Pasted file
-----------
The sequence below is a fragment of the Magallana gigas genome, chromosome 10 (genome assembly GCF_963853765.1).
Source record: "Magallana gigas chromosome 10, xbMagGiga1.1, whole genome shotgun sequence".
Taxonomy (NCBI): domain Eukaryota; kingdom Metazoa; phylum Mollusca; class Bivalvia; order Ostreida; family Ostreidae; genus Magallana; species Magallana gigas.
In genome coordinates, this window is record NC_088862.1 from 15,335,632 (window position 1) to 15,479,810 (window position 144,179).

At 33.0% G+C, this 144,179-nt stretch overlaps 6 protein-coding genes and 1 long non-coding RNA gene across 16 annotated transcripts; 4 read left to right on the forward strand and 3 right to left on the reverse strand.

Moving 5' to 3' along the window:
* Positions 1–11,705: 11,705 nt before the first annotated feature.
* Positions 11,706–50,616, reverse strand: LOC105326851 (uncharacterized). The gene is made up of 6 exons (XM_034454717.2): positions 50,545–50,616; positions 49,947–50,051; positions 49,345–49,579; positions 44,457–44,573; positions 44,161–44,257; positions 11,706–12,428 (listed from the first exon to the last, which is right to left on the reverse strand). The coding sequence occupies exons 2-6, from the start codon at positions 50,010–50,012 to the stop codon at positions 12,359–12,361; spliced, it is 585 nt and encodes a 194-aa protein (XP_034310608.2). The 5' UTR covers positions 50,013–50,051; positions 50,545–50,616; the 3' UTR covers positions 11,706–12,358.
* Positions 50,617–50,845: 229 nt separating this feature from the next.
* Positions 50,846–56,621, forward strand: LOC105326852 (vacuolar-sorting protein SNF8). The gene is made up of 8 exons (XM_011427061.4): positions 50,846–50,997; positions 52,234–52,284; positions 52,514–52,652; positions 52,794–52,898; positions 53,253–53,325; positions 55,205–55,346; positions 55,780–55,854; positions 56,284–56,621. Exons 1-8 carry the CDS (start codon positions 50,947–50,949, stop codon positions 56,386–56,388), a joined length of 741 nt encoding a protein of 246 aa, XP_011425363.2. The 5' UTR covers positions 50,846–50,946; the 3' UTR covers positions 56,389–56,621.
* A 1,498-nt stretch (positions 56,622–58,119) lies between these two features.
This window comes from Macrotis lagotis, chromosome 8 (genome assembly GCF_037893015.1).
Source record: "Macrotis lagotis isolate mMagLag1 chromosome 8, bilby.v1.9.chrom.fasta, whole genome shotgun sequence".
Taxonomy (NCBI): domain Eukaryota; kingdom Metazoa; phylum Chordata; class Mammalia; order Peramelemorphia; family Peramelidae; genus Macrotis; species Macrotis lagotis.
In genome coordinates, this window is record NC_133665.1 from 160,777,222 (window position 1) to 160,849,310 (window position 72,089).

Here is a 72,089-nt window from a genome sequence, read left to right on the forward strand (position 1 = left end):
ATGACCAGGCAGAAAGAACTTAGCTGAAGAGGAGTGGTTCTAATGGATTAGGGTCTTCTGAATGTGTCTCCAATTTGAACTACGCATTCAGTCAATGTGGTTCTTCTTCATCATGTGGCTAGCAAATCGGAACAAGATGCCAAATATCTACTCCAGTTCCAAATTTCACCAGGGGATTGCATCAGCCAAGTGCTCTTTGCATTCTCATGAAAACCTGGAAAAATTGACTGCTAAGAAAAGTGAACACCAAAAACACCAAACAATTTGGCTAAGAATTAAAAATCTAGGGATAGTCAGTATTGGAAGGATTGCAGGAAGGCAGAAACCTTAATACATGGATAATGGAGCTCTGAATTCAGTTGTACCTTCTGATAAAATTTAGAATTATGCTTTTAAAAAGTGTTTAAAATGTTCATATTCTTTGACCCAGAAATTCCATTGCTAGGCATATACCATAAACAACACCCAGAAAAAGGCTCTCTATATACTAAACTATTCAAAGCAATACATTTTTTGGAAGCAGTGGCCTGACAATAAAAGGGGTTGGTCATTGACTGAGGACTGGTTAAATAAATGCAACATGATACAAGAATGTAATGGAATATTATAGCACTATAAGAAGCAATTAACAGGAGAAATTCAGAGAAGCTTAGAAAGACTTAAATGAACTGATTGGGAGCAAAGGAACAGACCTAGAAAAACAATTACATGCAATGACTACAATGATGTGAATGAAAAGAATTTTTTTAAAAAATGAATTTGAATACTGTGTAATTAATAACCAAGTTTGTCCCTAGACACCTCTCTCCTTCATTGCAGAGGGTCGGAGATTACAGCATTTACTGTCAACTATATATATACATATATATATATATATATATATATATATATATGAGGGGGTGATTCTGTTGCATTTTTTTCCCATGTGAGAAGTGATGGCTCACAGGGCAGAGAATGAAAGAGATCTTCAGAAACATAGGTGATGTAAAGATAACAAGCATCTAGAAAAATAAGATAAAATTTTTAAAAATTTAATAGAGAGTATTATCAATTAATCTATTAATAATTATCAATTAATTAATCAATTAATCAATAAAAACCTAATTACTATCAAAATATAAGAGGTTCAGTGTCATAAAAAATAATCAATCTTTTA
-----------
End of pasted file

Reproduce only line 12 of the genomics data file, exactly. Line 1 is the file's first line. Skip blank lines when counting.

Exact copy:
This window comes from Macrotis lagotis, chromosome 8 (genome assembly GCF_037893015.1).